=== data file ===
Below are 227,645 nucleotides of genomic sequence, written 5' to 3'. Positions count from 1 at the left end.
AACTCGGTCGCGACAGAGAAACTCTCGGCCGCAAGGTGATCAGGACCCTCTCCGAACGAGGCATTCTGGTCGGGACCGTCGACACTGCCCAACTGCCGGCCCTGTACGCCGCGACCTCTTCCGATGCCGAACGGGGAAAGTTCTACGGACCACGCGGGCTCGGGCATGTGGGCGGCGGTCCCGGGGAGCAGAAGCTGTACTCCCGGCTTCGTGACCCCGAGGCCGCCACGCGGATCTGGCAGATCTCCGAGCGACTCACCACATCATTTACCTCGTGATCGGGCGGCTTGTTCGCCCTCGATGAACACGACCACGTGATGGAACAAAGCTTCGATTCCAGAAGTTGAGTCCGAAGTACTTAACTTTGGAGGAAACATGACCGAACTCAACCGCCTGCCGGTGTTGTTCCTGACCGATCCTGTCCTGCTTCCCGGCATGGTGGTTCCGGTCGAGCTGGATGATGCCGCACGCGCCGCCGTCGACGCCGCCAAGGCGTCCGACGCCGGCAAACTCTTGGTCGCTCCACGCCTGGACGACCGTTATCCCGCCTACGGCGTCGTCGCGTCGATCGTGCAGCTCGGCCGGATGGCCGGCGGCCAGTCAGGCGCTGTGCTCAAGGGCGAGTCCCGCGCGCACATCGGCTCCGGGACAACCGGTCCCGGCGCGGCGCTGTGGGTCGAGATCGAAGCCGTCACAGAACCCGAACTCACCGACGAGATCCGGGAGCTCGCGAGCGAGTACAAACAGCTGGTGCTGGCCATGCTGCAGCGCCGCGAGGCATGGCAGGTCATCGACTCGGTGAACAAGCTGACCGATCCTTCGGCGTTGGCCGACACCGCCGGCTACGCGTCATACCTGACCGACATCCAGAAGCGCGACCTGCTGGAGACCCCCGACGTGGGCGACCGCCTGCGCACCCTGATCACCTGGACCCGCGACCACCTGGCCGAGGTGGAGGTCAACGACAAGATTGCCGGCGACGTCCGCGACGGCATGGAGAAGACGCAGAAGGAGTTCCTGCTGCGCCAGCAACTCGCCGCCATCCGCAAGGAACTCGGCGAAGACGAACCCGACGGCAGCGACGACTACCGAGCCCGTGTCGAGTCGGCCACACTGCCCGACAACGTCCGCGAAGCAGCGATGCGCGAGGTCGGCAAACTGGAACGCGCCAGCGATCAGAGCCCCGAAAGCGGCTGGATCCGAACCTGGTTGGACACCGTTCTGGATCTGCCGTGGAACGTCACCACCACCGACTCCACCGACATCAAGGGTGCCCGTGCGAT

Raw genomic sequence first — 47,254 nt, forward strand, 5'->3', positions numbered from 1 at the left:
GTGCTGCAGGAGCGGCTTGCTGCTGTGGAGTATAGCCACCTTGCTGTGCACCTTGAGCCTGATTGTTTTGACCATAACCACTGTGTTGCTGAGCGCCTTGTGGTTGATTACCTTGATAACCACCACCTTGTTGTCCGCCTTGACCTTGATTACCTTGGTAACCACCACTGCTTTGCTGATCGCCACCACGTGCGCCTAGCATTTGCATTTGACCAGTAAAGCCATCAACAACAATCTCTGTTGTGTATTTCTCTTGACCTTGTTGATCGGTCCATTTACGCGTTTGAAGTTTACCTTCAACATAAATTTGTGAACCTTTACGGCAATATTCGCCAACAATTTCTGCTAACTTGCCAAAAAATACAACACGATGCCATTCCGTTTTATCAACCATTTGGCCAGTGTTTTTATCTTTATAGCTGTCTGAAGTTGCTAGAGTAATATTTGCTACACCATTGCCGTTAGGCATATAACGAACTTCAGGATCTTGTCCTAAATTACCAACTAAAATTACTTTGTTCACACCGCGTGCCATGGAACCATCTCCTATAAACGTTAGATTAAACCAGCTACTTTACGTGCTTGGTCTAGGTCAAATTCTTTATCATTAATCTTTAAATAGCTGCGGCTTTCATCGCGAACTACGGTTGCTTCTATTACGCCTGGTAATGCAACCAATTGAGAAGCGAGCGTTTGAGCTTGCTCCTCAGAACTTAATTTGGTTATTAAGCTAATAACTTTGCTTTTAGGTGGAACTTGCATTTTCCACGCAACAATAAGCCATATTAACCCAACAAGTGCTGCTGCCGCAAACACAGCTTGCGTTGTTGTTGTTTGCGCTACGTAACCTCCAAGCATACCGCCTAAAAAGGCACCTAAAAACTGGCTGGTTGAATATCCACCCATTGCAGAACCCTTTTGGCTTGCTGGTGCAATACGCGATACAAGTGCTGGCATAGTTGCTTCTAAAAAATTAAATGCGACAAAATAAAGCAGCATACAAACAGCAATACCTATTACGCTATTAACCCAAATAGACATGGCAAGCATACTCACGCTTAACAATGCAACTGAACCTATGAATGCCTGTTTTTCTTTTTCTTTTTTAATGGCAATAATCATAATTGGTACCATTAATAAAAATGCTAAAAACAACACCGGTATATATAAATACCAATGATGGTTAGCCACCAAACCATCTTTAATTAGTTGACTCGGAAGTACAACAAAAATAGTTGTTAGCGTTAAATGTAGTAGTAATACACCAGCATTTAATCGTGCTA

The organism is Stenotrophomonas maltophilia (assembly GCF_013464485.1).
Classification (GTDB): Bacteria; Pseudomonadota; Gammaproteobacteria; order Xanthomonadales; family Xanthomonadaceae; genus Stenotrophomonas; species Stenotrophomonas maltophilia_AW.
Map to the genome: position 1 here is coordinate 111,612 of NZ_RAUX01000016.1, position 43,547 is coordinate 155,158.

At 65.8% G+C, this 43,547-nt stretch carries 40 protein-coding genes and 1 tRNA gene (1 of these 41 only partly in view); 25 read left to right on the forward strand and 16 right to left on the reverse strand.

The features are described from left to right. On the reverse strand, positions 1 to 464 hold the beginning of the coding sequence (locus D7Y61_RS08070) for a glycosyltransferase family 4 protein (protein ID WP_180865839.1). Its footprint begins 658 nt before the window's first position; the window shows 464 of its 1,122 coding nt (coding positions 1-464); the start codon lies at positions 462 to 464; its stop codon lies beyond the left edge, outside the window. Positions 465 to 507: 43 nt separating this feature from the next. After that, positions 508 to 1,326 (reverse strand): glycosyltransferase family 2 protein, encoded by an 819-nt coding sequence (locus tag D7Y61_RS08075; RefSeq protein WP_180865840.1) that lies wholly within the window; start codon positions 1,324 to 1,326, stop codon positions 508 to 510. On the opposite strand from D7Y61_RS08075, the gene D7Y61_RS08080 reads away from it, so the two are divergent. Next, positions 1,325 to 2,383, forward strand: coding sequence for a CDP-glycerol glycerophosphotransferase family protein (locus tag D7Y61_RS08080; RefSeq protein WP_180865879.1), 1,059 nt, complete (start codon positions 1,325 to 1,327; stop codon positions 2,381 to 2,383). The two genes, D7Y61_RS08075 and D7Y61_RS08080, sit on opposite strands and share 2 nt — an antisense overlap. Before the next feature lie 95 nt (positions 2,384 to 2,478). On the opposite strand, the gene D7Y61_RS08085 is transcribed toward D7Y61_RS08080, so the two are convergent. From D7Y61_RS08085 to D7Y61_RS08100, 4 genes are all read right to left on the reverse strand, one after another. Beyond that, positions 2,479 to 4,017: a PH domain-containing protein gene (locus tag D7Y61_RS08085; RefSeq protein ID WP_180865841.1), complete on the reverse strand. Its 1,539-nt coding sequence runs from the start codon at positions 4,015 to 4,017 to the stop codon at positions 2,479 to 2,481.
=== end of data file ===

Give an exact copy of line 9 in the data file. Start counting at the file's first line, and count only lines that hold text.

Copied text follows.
The features are described from left to right. On the reverse strand, positions 1 to 464 hold the beginning of the coding sequence (locus D7Y61_RS08070) for a glycosyltransferase family 4 protein (protein ID WP_180865839.1). Its footprint begins 658 nt before the window's first position; the window shows 464 of its 1,122 coding nt (coding positions 1-464); the start codon lies at positions 462 to 464; its stop codon lies beyond the left edge, outside the window. Positions 465 to 507: 43 nt separating this feature from the next. After that, positions 508 to 1,326 (reverse strand): glycosyltransferase family 2 protein, encoded by an 819-nt coding sequence (locus tag D7Y61_RS08075; RefSeq protein WP_180865840.1) that lies wholly within the window; start codon positions 1,324 to 1,326, stop codon positions 508 to 510. On the opposite strand from D7Y61_RS08075, the gene D7Y61_RS08080 reads away from it, so the two are divergent. Next, positions 1,325 to 2,383, forward strand: coding sequence for a CDP-glycerol glycerophosphotransferase family protein (locus tag D7Y61_RS08080; RefSeq protein WP_180865879.1), 1,059 nt, complete (start codon positions 1,325 to 1,327; stop codon positions 2,381 to 2,383). The two genes, D7Y61_RS08075 and D7Y61_RS08080, sit on opposite strands and share 2 nt — an antisense overlap. Before the next feature lie 95 nt (positions 2,384 to 2,478). On the opposite strand, the gene D7Y61_RS08085 is transcribed toward D7Y61_RS08080, so the two are convergent. From D7Y61_RS08085 to D7Y61_RS08100, 4 genes are all read right to left on the reverse strand, one after another. Beyond that, positions 2,479 to 4,017: a PH domain-containing protein gene (locus tag D7Y61_RS08085; RefSeq protein ID WP_180865841.1), complete on the reverse strand. Its 1,539-nt coding sequence runs from the start codon at positions 4,015 to 4,017 to the stop codon at positions 2,479 to 2,481.